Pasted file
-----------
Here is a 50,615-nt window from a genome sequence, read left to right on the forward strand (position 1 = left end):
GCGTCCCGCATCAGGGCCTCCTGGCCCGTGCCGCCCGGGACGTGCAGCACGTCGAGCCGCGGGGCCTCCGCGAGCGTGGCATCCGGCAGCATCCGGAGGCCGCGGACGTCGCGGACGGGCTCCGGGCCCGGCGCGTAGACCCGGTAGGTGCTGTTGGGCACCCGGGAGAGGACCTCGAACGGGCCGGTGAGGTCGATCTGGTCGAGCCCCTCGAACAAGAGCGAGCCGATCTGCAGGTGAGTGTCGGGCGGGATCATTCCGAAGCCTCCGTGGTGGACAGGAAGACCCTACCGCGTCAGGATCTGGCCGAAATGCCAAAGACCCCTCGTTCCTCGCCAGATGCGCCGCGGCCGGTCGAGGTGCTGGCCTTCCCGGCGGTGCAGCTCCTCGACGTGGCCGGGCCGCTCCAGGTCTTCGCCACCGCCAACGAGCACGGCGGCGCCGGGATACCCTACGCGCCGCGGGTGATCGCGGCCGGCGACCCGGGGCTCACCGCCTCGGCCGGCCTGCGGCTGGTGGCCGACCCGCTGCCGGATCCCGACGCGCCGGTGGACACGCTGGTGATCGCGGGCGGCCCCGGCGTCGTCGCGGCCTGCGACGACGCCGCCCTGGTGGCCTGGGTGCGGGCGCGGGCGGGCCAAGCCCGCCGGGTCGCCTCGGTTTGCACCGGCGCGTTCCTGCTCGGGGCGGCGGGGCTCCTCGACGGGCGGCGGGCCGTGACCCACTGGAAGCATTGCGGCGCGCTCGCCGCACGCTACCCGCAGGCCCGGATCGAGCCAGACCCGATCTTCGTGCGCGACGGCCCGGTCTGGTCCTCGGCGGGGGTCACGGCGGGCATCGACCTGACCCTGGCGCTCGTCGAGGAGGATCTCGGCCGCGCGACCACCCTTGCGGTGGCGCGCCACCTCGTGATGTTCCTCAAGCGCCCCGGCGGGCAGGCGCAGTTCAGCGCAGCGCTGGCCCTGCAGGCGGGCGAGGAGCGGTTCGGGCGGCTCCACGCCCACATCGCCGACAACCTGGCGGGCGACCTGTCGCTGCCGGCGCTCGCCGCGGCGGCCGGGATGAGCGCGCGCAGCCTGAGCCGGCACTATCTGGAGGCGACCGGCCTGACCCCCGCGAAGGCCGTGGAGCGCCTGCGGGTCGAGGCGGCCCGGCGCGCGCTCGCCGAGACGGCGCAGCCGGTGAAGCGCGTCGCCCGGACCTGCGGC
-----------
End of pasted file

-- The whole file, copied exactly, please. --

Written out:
Here is a 50,615-nt window from a genome sequence, read left to right on the forward strand (position 1 = left end):
GCGTCCCGCATCAGGGCCTCCTGGCCCGTGCCGCCCGGGACGTGCAGCACGTCGAGCCGCGGGGCCTCCGCGAGCGTGGCATCCGGCAGCATCCGGAGGCCGCGGACGTCGCGGACGGGCTCCGGGCCCGGCGCGTAGACCCGGTAGGTGCTGTTGGGCACCCGGGAGAGGACCTCGAACGGGCCGGTGAGGTCGATCTGGTCGAGCCCCTCGAACAAGAGCGAGCCGATCTGCAGGTGAGTGTCGGGCGGGATCATTCCGAAGCCTCCGTGGTGGACAGGAAGACCCTACCGCGTCAGGATCTGGCCGAAATGCCAAAGACCCCTCGTTCCTCGCCAGATGCGCCGCGGCCGGTCGAGGTGCTGGCCTTCCCGGCGGTGCAGCTCCTCGACGTGGCCGGGCCGCTCCAGGTCTTCGCCACCGCCAACGAGCACGGCGGCGCCGGGATACCCTACGCGCCGCGGGTGATCGCGGCCGGCGACCCGGGGCTCACCGCCTCGGCCGGCCTGCGGCTGGTGGCCGACCCGCTGCCGGATCCCGACGCGCCGGTGGACACGCTGGTGATCGCGGGCGGCCCCGGCGTCGTCGCGGCCTGCGACGACGCCGCCCTGGTGGCCTGGGTGCGGGCGCGGGCGGGCCAAGCCCGCCGGGTCGCCTCGGTTTGCACCGGCGCGTTCCTGCTCGGGGCGGCGGGGCTCCTCGACGGGCGGCGGGCCGTGACCCACTGGAAGCATTGCGGCGCGCTCGCCGCACGCTACCCGCAGGCCCGGATCGAGCCAGACCCGATCTTCGTGCGCGACGGCCCGGTCTGGTCCTCGGCGGGGGTCACGGCGGGCATCGACCTGACCCTGGCGCTCGTCGAGGAGGATCTCGGCCGCGCGACCACCCTTGCGGTGGCGCGCCACCTCGTGATGTTCCTCAAGCGCCCCGGCGGGCAGGCGCAGTTCAGCGCAGCGCTGGCCCTGCAGGCGGGCGAGGAGCGGTTCGGGCGGCTCCACGCCCACATCGCCGACAACCTGGCGGGCGACCTGTCGCTGCCGGCGCTCGCCGCGGCGGCCGGGATGAGCGCGCGCAGCCTGAGCCGGCACTATCTGGAGGCGACCGGCCTGACCCCCGCGAAGGCCGTGGAGCGCCTGCGGGTCGAGGCGGCCCGGCGCGCGCTCGCCGAGACGGCGCAGCCGGTGAAGCGCGTCGCCCGGACCTGCGGC